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Experiments indicate that the resistance coefficient k increases with the mass density of air purchase duetact 16mg without a prescription. This finding is consistent with the common observation that the snowflakes fall with smaller velocities in colder climates buy discount duetact 17mg on-line. In a free- fall experiment cheap duetact 16 mg on-line, a heavy body rapidly gains speed so that it becomes dif- ficult to record the falling distance as a function of time 16 mg duetact amex. To bypass this difficulty, Galileo designed an experiment in which the iron balls were set free on top of a smooth plane that made an angle a with the hori- zontal plane (Fig. The iron balls slid down the inclined plane much slower than the velocities observed during a free fall. Two distinct forces act on an iron ball moving down an inclined plane: the gravitational force mg pulling the ball downward and the force N ex- 46 2. The diagram shows the forces acting on the ball as it speeds down the inclined plane. Galileo polished the surface of the inclined plane as well as that of the spherical balls to reduce the frictional resistance to motion. There- fore, the contact force N acted in the direction normal to the plane of mo- tion as shown in Fig. Newton’s second law for the iron balls moving down an inclined plane can be written as mg sin a e1 2 mg cos a e2 1 N e2 5 m a1 e1 (2. Integrating acceleration a1 with respect to time, we find the following expressions for velocity (v1) and distance (s1) traveled: v1 5 v10 1 g t sin a (2. The velocity of an iron ball is zero at the instant it is released from rest (t 5 0) and thus v10 5 0. Galileo understood that to dis- cover the laws of motion, one would have to be able to measure time with better accuracy than permitted by an hourglass. He used his pulse to ob- serve that the period of oscillation of a given pendulum was approxi- mately constant. His interest in the properties of pendulums arose while looking at a chandelier that swung from the roof of the baptistry in Pisa. He determined that the period of the pendulum, the time it takes to swing from extreme right to extreme left and back, did not change with the weight of the bob. On the other hand, the period varied in proportion with the square root of the length of the pendulum. An equation for the period of a pendulum can be obtained by using Newton’s equations of motion. Newton’s second law in the direction of the string (shown by the unit vector er) and in the direction normal to the string (shown by the unit vector et) result in the following equations: m g cos u 2 T 52m (du/dt)2 L (2. The symbol u denotes the angle the pendulum makes with the horizontal axis; T is the tension ap- er plied by the thin rod on the bob. For this differential equation to have a unique solution, a set of initial conditions must be satisfied. As initial conditions, we specify that the mass m is held at its maximum elevation (u 5 u*) and is let go at t 5 0 with zero velocity. In mathematical language, the initial conditions are u 5 u*, and (du/dt) 5 0 at t 5 0 (2. For u* 5 p/2, the period of the pendulum (the time it takes for the pendulum to complete a whole swing and reach the same spatial point) can be shown to be equal to t* 5 7. That is why, when we observe children swing, that the period of the swing does not seem to change with the maximum angle of swing. A man hits a golf ball with ini- tial speed Vo and at an angle of a from the horizontal plane as shown in Fig. Solution: Neglecting air friction, the only force acting on the ball once it is off the ground is the gravitational force mg. With respect to the co- ordinate system E that is fixed on earth, the equation of motion reduces to 2mg e2 5 m (dv1/dt e1 1 dv2/dt e2 1dv3/dt e3) This is, in effect, three scalar equations: dv1/dt 5 0 (2. Laws of Motion Integrating these equations with respect to time we find v1 5 v10; v2 52gt 1 v20; v3 5 v30 (2. To determine the trajectory of the golf ball completely, we need to specify these constants. We assume the ball is at the origin of the refer- ence frame E and its initial velocity is in the (x1,x2) plane: x10 5 x20 5 x30 5 0; v10 5 Vo cos a, v20 5 Vo sin a, v30 5 0 at t 5 0 where Vo is the speed of the ball at t 5 0 and a is the angle that the ini- tial velocity makes with the e1 axis.

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Some come for "serial brief therapy cheap duetact 17 mg overnight delivery," perhaps 3 to 12 sessions at a time buy generic duetact 17 mg on-line, re- turning several times over the years discount duetact 17 mg otc. The therapist is trained to think in depth buy generic duetact 16mg line, but that training can be applied in either long- or short-term work (Stadter & Scharff, 2000). When we have the opportunity to work with a couple over a longer pe- riod of time, from a few months to two or more years, we strive to help them "work through" their issues. This process mirrors the natural processes of growth, circling to cover overlapping territory again and again, each time using slightly different ways of addressing problem areas from different angles, contributing slowly to building new patterns with more adaptability. The human need for this kind of growth process makes long-term therapy a more beneficial process than most short-term inter- ventions. Short-term therapy is as effective as long-term therapy in those challenges to a couple that derail them from a normally healthy adjust- ment—sudden illness, loss of a job, death of a child, or developmental crises (marriage, a birth) that challenge them in ways for which they are unprepared. Then a short intervention may get them back on track so that their normally adaptive skills take hold again. Both Dennis and Christie were strongly in the grip of their bad, rejecting, and exciting internal objects. In those moments when they were able to see each other differently, they felt lucky to have each other, but too often the potential space collapsed and they went back to criticizing and complain- ing. They needed to mourn the losses in their lives over and over, before they could accept their own family as good enough. Object relations therapists see loss as the most frequent issue derailing development: losses in the early life of one or both partners, or in their shared life, as in the case of loss of a child or in previous divorces (J. Clinically, an oppor- tunity to mourn comes in the separations and reunions that are intrinsic to the ending of each session. This rhythm prepares couples for the loss of the therapy and therapist at the end of therapy. Studying the anxiety of ending sessions and mourning these losses—which are often felt in the transference-countertransference exchange—is a major focus of our work, leading to the work of termination of therapy that centers on using the op- portunity to review the course of therapy and the anxiety of proceeding in life without the therapist as guide. They considerably lessened their abusive behavior, and threats of di- vorce rarely came up. Dennis tolerates Christie’s taking the yearly trip to her family, and she has been good in sticking to their agreements. They increas- ingly express tenderness, and Dennis is more empathic about Christie’s sex- ual preferences. During the termination phase, they worked on re-owning their projective identifications. In the face of anxiety about going on alone, Christie fell back on holding Dennis responsible for derivatives of the corrupt sexual activities of her father and the dismissive attitude of the high society. Dennis fell back on holding Christie responsible for his renewed insecurities and anxieties, and renewed demands that she have everything ready at home, waiting for him to arrive, so that without me, he did not risk finding in her once again the neglectful mother who fails to take care of him. Reviewing these symp- toms, which recalled the beginning of our work, allowed them to mourn ter- mination of the therapy itself and to achieve a sad but satisfying termination. SUMMARY A couple’s relationship is central to both nuclear and extended family orga- nization, the place where individual issues come to poignant focus and the foundation stone for the entire human relational system. It draws on the history of each partner to create something new from which they both draw sustenance. Difficulties in their relationship pose formidable obsta- cles to their continued development and to offering a secure base for the next generation and the wider family. Clinically, we draw on the ways relationships are played out in the session to inform our work. Therapy is vitalized by the ways the therapeutic rela- tionship parallels the couple’s relationship as they recreate their difficulties in the transference-countertransference interaction. We depend most on our growing understanding derived in this way, but we also use other tools— focusing variously on a living history of the couple’s internal objects as it 156 THEORETICAL PERSPECTIVES ON WORKING WITH COUPLES explains times of heightened affect in sessions, examining the couple’s sexu- ality, making use of their dreams, establishing links between issues and events that the couple has been unable to link.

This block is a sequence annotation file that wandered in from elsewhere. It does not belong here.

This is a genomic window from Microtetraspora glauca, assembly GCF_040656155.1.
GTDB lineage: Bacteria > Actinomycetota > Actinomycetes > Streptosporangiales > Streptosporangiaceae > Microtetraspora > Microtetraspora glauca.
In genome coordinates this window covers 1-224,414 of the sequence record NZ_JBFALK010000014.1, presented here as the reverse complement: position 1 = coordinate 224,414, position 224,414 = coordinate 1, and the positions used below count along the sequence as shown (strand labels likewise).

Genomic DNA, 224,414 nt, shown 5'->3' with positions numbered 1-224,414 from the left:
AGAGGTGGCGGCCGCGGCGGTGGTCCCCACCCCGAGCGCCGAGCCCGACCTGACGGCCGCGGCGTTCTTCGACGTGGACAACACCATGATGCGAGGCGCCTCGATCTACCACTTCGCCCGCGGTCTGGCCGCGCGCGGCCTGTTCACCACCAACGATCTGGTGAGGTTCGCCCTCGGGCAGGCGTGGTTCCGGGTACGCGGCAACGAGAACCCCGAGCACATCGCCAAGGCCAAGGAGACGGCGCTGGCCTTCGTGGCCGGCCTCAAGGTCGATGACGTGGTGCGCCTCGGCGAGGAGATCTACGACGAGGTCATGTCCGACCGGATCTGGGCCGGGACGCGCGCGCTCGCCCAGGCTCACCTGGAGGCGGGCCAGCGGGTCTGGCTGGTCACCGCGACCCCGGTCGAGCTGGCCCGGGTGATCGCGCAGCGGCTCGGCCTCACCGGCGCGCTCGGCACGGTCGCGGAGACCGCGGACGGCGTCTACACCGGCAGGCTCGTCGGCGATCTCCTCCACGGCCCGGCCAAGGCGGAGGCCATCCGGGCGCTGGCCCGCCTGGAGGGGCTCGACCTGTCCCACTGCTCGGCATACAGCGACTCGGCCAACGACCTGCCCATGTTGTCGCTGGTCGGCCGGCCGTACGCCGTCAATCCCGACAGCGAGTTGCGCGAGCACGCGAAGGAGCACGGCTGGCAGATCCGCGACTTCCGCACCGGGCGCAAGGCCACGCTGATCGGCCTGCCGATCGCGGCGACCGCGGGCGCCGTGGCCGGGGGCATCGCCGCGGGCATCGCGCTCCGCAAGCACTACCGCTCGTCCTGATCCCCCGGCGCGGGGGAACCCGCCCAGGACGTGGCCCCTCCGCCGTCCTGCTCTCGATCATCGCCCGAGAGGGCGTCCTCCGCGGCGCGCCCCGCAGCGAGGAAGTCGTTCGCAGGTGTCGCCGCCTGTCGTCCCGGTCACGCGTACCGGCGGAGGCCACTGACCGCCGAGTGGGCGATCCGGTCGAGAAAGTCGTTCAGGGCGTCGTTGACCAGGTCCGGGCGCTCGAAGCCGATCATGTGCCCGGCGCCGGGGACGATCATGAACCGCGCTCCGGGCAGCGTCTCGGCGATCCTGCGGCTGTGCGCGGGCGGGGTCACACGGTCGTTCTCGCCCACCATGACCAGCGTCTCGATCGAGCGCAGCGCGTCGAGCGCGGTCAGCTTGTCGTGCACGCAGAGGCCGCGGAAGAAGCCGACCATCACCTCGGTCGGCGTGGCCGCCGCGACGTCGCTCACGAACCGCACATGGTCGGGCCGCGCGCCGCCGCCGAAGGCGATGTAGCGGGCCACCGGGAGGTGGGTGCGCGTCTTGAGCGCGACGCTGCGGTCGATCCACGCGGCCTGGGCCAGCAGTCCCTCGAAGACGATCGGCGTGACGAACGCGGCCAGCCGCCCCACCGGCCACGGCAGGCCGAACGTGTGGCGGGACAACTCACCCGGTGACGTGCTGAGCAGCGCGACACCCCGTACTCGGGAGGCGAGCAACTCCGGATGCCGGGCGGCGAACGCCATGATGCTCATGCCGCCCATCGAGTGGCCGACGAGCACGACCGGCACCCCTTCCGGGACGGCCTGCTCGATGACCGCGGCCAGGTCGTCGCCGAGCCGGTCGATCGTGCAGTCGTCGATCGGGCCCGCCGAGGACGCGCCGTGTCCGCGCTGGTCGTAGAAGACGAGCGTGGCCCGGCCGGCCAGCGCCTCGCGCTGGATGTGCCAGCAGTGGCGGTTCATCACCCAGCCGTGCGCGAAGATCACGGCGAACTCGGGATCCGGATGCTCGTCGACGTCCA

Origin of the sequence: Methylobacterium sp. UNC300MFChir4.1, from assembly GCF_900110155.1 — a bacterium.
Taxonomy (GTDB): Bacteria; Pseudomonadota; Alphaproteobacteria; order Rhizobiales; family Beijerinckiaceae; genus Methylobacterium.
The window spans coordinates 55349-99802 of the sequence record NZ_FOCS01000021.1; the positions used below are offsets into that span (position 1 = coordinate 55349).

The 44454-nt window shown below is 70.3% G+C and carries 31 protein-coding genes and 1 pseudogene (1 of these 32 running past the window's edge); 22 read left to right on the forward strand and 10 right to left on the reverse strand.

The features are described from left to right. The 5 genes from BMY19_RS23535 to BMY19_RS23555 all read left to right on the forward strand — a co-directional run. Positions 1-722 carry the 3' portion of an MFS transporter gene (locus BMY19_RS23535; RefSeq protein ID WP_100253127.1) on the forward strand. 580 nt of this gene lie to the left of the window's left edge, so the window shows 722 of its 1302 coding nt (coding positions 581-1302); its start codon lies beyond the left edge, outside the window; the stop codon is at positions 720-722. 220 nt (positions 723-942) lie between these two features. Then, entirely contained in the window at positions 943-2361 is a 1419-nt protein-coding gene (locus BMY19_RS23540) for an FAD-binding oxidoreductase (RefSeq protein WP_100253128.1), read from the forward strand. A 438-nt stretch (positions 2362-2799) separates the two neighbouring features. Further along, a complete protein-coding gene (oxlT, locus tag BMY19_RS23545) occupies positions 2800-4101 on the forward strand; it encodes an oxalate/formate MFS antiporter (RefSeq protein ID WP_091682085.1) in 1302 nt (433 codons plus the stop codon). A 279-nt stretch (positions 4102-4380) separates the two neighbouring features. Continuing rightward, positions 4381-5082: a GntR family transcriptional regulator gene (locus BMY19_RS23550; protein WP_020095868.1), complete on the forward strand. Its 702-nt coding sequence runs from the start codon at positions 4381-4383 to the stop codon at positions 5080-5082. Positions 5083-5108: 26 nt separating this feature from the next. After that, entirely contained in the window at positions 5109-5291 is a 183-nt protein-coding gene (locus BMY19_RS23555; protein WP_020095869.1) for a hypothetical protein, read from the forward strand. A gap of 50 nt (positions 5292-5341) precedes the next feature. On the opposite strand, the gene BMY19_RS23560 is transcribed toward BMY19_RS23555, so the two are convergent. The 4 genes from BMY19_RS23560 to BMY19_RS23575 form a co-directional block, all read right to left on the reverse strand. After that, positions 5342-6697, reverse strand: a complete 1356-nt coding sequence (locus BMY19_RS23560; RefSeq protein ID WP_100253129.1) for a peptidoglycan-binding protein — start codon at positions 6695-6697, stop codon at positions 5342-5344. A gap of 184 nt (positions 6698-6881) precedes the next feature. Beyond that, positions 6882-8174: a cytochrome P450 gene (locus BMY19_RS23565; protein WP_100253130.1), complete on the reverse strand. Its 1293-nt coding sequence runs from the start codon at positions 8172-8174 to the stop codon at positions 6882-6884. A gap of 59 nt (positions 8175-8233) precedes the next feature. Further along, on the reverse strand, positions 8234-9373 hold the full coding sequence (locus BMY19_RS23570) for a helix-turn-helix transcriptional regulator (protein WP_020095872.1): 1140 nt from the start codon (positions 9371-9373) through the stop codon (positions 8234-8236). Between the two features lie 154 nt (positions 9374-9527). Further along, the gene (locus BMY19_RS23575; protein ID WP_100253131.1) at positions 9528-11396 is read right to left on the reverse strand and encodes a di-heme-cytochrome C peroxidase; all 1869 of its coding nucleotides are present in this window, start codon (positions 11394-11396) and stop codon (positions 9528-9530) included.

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Verity (a good name) created the blue print series that was intended to eliminate the negative ego and to find the origin of our fears — the negative ego being responsible for our diseases and pains buy duetact 17mg line, our codependencies and the various inherited beliefs and habits that underlie our repetitive behaviors duetact 17 mg. Principles of Kinesiology Kinesiology uses simple and precise muscular tests to examine the body and identify the nature order duetact 16mg with amex, the location order duetact 17mg on line, the intensity, the history, and the origin of energy blockages so that the therapist can adapt a pro- gram of exercises to correct them. Using simple muscular tests, we can test a person to find out how he is organized, what are his dominant tendencies, how the communication is organized be- tween brain and eye, brain and ear, brain and hand, etc.. W e can bet- ter understand where the blockages or hold-ups occur, and how we can remedy them. It is these blockages that usually cause the difficul- ties we encounter at various stages of education, whatever our age. They also contribute to our constant stress, to difficulties of concen- tration and of communication, and they can even create muscular tensions that lead to poor posture. One might say that the body car- ries in itself the means of doing away with these blockages; using the appropriate tests, KINESIOLOGY can interrogate the body, and thus can understand and read the answers that the body itself offers for the problems encountered. W hen we give the body the neces- sary means to clear up these blockages, we very quickly see a clear improvement in everything that relates to the simplest activities such as reading, writing, seeing, hearing, remembering. Thus, kinesiologists believe that by probing the muscles with appropriate tests it would be possible to tap into this memory and the blockages that it generates. Let’s take a look at some excerpts from an advertising brochure put out by a group on edukinesiology. The two cerebral hemispheres are connected by a kind of bridge named the "corpus callosum", a complex bundle of nervous fibers that allows communication and coordination between these two parts of the brain. If, for any reason, this connection does not function cor- rectly, or if it is interrupted, the person will present very serious dis- orders that will handicap his general functioning. The right brain governs the "reflexes"; it perceives the overall picture in a given situation. It enables us to recognize a melody from the first two notes, or to recognize faces in a crowd. The left brain is "analytical"; it breaks up information into minimal units and deals with it sequentially. It controls the right part of the body, and is much emphasized in our education system, for it is the hemi- sphere of logic, which our. Neither hemisphere holds priority over the other but, quite to the contrary, complementary functioning is the rule, and it is precisely the lack of speedy connections between the two that lies at the origin of slow development in learning, expression, communication. W hen we talk about predominance, in educational kinesiology, it is in the context of looking to find out which of the two hemispheres the per- son more readily uses, in a given situation, and why he has trouble integrating and using the whole range of possibilities that he has at his disposal. Any secondary school student learns that the reflexes are seated in the spinal cord and not the brain. All the subsequent rea- soning is thus off-base and is re-interpreted in favor of kinesiologic practice. He then uses muscular and gymnastic exercises in an effort to rehabilitate the brain through its muscular connections. This technique has the merit of borrowing from the disciplines of speech therapy, physical therapy, and functional rehabilitation; but it rests on several theoretical inconsistencies, especially in regard to the brain’s role. Furthermore, proponents of this technique present it as the cure to whatever ails you. One brochure suggests that it will elimi- nate problems including: x physical: back pains, joint problems, migraines, eczema, coli- tis, impotence, sterility, ear-eye-nose-throat problems, etc. The positive results obtained at "brain gym" sessions with young children are due solely to the additional attention given to the "problem children". But questions must be asked when, in the context of a sug- gested training curriculum, esoteric concepts crop up that traditionally belong to patamedicine: the law of the five elements, the law of seven dimensions, the seven barometric tests, the four stages of evolution and 75 Healing or Stealing? It seems that edukinesiology, like so many other groups, uses edu- cation as a Trojan horse in order to get people to accept a message that has more to do with the fantasy of its creators than with the well-being of the participants. Early in th the19 century, an illiterate Austrian peasant named Priessnitz redis- covered the virtues of cold water; he created a hydrotherapy center and laid the foundations of a "purification" technique based on water and a lacto-vegetarian diet. A couple hundred miles away (in Czechoslova- kia), another pioneer, Schrotk, was following a similar path, using moist heat. The technique really took off under the magic wand of one Kneipp, a rural priest whose name would go down in history, inscribed on boxes of breakfast cereal. Kneipp founded an establishment in Ba- varia where the cold water cure would be supplemented by physical exercise, hot wraps, a frugal vegetarian diet, and treatments with me- dicinal plants and clay.